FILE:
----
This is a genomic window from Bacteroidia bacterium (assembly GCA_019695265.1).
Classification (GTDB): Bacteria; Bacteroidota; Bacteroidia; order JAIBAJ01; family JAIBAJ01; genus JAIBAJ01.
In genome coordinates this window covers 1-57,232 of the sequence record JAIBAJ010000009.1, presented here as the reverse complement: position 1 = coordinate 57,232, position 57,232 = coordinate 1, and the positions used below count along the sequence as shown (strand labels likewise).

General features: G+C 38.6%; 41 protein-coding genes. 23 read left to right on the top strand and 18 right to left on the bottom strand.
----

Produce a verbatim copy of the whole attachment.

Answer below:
This is a genomic window from Bacteroidia bacterium (assembly GCA_019695265.1).
Classification (GTDB): Bacteria; Bacteroidota; Bacteroidia; order JAIBAJ01; family JAIBAJ01; genus JAIBAJ01.
In genome coordinates this window covers 1-57,232 of the sequence record JAIBAJ010000009.1, presented here as the reverse complement: position 1 = coordinate 57,232, position 57,232 = coordinate 1, and the positions used below count along the sequence as shown (strand labels likewise).

General features: G+C 38.6%; 41 protein-coding genes. 23 read left to right on the top strand and 18 right to left on the bottom strand.